The Student's Mythology A Compendium of Greek, Roman, Egyptian, Assyrian, Persian, Hindoo, Chinese, Thibetian, Scandinavian, Celtic, Aztec, and Peruvian Mythologies

Page: 31


Ques. What was the story of these princes?

Ans. Œdipus was the son of La´ius, king of Thebes. He was exposed by his father immediately on his birth, to avoid the fulfillment of an oracle which declared that La´ius was destined to fall by the hand of one of his children. Œdipus was found by a herdsman, who brought him to [168] Pol´ybus, king of Corinth. This monarch was childless, and adopted the infant as his own.

When Œdipus was grown to manhood, he desired to learn something of his real parentage, and went to consult the oracle of Delphi. The god warned him to shun his native country, declaring that if he returned thither, he would become the murderer of his father, and be guilty of crimes which would draw upon him the vengeance of the gods. Œdipus understood this of Corinth, and instead of returning to that city, proceeded to Thebes. Here he slew his father La´ius in an accidental encounter, and, after his victory over the Sphinx, which we have already mentioned, he fulfilled the other predictions of the oracle.

Œdipus reigned many years in Thebes before he discovered his parentage, and the crimes which he had unknowingly committed. In his despair, he put out his eyes, and went into exile, leaving the throne to his sons Ete´ocles and Polyni´ces. It was agreed between the brothers that they should reign each a year alternately. Ete´ocles first ascended the throne; but when the year had expired, he refused to resign the crown. Polyni´ces was indignant at this breach of faith, and fled to Argos, where he married the daughter of King Adrastus. This monarch assembled a large army to enforce the claims of his son-in-law. The command of the expedition was given to seven [169] chieftains, who were to attack each one of the seven gates of Thebes.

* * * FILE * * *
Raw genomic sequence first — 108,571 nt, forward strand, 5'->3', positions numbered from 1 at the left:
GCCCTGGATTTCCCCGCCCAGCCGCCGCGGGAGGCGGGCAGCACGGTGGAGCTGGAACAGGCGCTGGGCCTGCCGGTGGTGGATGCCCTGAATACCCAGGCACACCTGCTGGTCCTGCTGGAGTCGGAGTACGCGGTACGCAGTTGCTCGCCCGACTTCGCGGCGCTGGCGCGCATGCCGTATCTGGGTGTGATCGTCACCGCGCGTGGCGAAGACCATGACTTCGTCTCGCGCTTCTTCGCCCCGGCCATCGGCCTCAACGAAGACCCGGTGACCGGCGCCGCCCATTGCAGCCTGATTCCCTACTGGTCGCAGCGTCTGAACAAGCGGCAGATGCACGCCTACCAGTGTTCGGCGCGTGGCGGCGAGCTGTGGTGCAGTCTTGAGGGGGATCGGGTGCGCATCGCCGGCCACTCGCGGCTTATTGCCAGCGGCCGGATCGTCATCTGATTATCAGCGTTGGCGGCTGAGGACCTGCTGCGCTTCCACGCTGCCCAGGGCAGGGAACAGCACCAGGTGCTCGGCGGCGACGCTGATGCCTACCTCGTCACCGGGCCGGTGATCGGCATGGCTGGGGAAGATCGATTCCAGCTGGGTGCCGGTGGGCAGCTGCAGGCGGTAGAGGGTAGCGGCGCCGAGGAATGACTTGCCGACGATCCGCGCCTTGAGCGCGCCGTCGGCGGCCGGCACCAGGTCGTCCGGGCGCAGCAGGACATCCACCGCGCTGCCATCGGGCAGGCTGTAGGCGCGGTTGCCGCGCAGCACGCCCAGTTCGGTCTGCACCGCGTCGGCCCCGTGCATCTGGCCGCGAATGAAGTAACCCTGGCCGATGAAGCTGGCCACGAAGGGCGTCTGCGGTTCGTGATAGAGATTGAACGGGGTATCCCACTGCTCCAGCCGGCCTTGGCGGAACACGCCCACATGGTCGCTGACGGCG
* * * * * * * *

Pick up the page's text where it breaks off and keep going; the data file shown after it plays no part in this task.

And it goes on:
After all the Argive leaders, except Adrastus, had perished before the walls, it was proposed that Ete´ocles and Polyni´ces should decide the war by single combat. The brothers fought with such animosity that both fell, mortally wounded. The battle was then renewed, and the Argives were totally defeated. Creon, the uncle of the fallen princes, was now king of Thebes; he had the body of Ete´ocles honorably buried, but he left the remains of Polyni´ces exposed to the dogs and vultures, and forbade, under pain of death, that any one should bestow on him the rites of sepulture. He thus carried his vengeance beyond the grave, as, according to Greek superstition, the souls of the unburied were excluded for a hundred years from the Elysian fields.

Antig´one, the daughter of Œdipus, had, meanwhile, accompanied her father in his exile, and watched over him with touching devotion until death released her from this filial duty. She no sooner learned the cruel order of Creon, than she resolved, at whatever hazard, to perform the funeral rites for Polyni´ces. She succeeded in approaching the corpse, which she covered with earth, making the usual libations.

While thus engaged, Antig´one was seized and brought before Creon. She defended nobly the pious act which she had performed, and was condemned by the tyrant to be entombed alive.

[170] The misfortunes of Œdipus and his children have been celebrated by three Greek tragedians: Æschylus, Sophocles and Euripides. In the tragedy of Sophocles which bears her name, the character of Antig´one is beautifully drawn. We have the sternest heroism, tempered always by the tenderness of filial piety and sisterly devotion. The whole presents the finest ideal of womanly excellence which can be found in the writings of any ancient poet.